Difference between revisions of "Guatemala 1772-G P 1/2 real"

From CoinFactsWiki
Jump to: navigation, search
m (Text replacement - "* Cuhaj, George S., and Thomas Michael, ''Standard Catalog of World Coins, 1701-1800, 5th ed.,'' Iola, WI: Krause Publications, 2010." to "* Michael, Thomas, ''Standard Catalog of World Coins, 1701-1800, 7th ed.,'' Iola, WI: Krause Publications, 2016.")
m (Text replacement - ". " to ". ")
Line 4: Line 4:
 
[[Image:Guatemala 1772 medio real rev H3031-28698.jpg|300px|thumb]]
 
[[Image:Guatemala 1772 medio real rev H3031-28698.jpg|300px|thumb]]
  
Shown is a 1772 half real from the old Guatemala mint, first year of a type struck 1772-87. In 1776, an earthquake demolished Antigua Guatemala (including the mint) and a new city was built some miles away. To mark the move, the mintmark was changed to "NG" ("Nueva Guatemala", still the capital of Guatemala) on all issues of 1777 and after. Harris<sup>[1]</sup> notes that Guatemala is the second rarest mint (after [[Colombia 1772-NR VJ 1/2 real|Bogotá]]) for portrait one reales of Charles III; he counted over three times as many Mexico City one reales of the same type. The second specimen was part of lot 28698 in Heritage sale 3031 (Dallas, January 2014), which sold for $352.50. The catalog description<sup>[2]</sup> noted, "Colonial Busted Minors Trio, Three coins as follows: ½ Real 1772 G-P, 2 Reales 1797 NG-M, ½ Real 1809 NG-M. The 1809 ½ Real is close to Mint State and very scarce, the others Fine."  
+
Shown is a 1772 half real from the old Guatemala mint, first year of a type struck 1772-87. In 1776, an earthquake demolished Antigua Guatemala (including the mint) and a new city was built some miles away. To mark the move, the mintmark was changed to "NG" ("Nueva Guatemala", still the capital of Guatemala) on all issues of 1777 and after. Harris<sup>[1]</sup> notes that Guatemala is the second rarest mint (after [[Colombia 1772-NR VJ 1/2 real|Bogotá]]) for portrait one reales of Charles III; he counted over three times as many Mexico City one reales of the same type. The second specimen was part of lot 28698 in Heritage sale 3031 (Dallas, January 2014), which sold for $352.50. The catalog description<sup>[2]</sup> noted, "Colonial Busted Minors Trio, Three coins as follows: ½ Real 1772 G-P, 2 Reales 1797 NG-M, ½ Real 1809 NG-M. The 1809 ½ Real is close to Mint State and very scarce, the others Fine."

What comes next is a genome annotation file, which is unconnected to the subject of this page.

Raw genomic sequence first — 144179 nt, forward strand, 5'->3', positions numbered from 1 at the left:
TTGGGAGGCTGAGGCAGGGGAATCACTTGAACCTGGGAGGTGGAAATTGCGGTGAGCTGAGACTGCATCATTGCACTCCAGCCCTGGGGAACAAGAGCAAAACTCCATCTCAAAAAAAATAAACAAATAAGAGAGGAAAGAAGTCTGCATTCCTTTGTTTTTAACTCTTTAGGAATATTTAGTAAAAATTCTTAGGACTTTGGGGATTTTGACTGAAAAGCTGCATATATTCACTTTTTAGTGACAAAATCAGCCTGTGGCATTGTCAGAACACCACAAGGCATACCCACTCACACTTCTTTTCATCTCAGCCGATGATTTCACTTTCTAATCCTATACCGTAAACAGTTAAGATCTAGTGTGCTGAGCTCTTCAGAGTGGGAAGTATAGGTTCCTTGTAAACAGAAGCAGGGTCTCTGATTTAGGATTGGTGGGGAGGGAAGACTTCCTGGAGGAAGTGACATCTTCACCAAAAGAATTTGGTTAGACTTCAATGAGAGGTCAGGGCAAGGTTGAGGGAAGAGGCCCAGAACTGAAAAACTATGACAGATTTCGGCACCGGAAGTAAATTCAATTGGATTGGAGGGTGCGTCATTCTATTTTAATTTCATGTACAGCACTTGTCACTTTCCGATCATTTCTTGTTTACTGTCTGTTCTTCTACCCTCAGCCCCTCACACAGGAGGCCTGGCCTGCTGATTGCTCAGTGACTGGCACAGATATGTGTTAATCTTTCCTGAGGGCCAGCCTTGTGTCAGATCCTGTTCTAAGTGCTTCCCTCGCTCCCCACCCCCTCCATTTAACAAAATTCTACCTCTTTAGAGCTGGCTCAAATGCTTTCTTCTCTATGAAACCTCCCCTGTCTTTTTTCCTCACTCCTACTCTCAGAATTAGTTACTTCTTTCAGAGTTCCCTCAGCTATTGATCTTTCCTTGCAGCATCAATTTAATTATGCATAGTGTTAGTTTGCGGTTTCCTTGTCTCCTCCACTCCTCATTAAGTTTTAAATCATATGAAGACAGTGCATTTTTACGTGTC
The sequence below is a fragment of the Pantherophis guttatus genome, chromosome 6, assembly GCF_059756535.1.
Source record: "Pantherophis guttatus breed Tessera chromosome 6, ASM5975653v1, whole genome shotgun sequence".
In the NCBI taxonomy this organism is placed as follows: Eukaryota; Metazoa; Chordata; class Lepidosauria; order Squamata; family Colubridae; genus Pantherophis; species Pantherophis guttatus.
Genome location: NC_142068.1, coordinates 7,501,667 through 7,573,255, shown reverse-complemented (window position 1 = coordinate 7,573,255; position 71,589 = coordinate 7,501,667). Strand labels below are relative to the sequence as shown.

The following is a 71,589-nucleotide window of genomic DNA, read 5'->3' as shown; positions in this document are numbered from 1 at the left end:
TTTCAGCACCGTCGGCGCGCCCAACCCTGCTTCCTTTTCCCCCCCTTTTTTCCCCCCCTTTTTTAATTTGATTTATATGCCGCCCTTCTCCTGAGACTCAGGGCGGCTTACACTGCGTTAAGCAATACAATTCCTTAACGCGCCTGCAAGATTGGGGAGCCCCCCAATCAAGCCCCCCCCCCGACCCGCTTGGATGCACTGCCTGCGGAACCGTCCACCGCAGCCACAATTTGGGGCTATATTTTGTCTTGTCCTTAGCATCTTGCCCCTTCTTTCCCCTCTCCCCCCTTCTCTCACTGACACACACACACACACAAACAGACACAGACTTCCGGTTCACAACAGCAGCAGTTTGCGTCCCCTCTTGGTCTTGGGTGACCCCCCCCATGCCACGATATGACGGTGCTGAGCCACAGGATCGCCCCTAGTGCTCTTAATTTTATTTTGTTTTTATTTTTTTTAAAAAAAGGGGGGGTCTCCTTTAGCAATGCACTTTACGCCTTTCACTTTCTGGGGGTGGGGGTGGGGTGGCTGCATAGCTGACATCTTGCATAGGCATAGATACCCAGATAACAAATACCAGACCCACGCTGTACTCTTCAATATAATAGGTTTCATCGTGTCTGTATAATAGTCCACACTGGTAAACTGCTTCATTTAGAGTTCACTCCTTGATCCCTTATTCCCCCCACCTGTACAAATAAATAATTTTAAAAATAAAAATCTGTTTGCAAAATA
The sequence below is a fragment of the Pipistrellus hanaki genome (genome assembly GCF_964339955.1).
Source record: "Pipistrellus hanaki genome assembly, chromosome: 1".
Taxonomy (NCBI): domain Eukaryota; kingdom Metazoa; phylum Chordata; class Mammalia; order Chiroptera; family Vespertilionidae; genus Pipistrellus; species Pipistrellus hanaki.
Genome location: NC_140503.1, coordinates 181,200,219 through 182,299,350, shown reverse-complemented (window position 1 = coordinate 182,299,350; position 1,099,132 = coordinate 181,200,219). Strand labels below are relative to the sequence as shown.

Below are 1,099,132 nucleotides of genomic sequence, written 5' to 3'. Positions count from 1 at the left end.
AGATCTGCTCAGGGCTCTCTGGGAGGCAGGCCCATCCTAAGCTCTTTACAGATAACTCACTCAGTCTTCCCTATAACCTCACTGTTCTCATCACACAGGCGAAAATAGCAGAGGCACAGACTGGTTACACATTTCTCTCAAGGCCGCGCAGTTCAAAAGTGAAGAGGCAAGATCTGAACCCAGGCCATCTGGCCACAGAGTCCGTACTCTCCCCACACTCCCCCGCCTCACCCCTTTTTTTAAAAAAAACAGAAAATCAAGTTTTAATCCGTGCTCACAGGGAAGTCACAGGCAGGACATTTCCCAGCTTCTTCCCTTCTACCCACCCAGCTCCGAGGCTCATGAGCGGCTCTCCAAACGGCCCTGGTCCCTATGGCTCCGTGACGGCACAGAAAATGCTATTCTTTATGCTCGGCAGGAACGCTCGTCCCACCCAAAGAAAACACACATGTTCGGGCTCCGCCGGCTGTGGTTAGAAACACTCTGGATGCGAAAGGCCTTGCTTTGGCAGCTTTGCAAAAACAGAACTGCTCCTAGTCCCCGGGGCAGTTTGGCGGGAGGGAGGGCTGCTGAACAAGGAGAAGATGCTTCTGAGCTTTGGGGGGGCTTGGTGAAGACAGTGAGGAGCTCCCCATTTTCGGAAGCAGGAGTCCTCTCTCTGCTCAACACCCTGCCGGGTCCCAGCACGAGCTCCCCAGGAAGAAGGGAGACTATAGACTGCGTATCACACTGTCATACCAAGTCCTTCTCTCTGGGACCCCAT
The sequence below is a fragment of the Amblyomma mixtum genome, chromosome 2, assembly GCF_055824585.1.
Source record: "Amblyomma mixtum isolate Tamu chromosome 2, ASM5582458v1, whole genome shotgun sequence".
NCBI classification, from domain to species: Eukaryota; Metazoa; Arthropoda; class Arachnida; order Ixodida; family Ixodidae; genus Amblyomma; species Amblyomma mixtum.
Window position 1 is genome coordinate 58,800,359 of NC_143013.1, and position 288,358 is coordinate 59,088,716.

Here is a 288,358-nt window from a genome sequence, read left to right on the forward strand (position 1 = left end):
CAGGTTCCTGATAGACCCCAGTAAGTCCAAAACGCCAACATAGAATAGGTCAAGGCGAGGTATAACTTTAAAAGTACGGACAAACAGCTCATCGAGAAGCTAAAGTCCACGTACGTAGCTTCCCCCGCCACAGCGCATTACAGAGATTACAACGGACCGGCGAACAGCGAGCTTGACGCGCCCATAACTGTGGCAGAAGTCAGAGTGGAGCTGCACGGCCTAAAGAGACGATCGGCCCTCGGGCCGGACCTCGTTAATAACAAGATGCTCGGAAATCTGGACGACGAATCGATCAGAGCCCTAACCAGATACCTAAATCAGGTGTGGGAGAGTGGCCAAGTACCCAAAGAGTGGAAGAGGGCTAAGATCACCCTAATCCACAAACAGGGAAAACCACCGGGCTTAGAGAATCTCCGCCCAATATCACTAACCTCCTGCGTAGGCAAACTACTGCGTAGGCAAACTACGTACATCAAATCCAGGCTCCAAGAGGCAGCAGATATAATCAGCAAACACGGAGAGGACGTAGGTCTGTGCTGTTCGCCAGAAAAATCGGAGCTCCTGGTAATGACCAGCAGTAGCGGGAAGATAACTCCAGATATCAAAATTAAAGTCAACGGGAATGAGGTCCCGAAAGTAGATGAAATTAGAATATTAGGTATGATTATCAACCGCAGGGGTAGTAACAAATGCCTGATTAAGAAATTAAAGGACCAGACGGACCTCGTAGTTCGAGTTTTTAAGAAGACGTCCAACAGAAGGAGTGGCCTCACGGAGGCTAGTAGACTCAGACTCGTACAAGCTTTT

''Recorded mintage:'' unknown.
 
''Recorded mintage:'' unknown.

Revision as of 23:31, 30 July 2018

from the Mountain Groan Collection
Guatemala 1772 medio real rev DSLR.jpg
Heritage sale 3031, part of lot 28698
Guatemala 1772 medio real rev H3031-28698.jpg

Shown is a 1772 half real from the old Guatemala mint, first year of a type struck 1772-87. In 1776, an earthquake demolished Antigua Guatemala (including the mint) and a new city was built some miles away. To mark the move, the mintmark was changed to "NG" ("Nueva Guatemala", still the capital of Guatemala) on all issues of 1777 and after. Harris[1] notes that Guatemala is the second rarest mint (after Bogotá) for portrait one reales of Charles III; he counted over three times as many Mexico City one reales of the same type. The second specimen was part of lot 28698 in Heritage sale 3031 (Dallas, January 2014), which sold for $352.50. The catalog description[2] noted, "Colonial Busted Minors Trio, Three coins as follows: ½ Real 1772 G-P, 2 Reales 1797 NG-M, ½ Real 1809 NG-M. The 1809 ½ Real is close to Mint State and very scarce, the others Fine."

Recorded mintage: unknown.

Specification: 1.69 g, .903 fine silver, .049 troy oz ASW.

Catalog reference: KM 33.1.

Source:

  • [1]Harris, Robert P., Pillars & Portraits, San José, CA: Bonanza Press, 1968.
  • Michael, Thomas, Standard Catalog of World Coins, 1701-1800, 7th ed., Iola, WI: Krause Publications, 2016.
  • [2]Bierrenbach, Cristiano, Warren Tucker and David Michaels, Heritage World and Ancient Coins Auction 3031, featuring the RLM Collection, the Isaac Rudman Collection, the Hans Cook Collection and the Collection of Donald E. Bently, Dallas, TX: Heritage Auction Galleries, 2013.

Link to: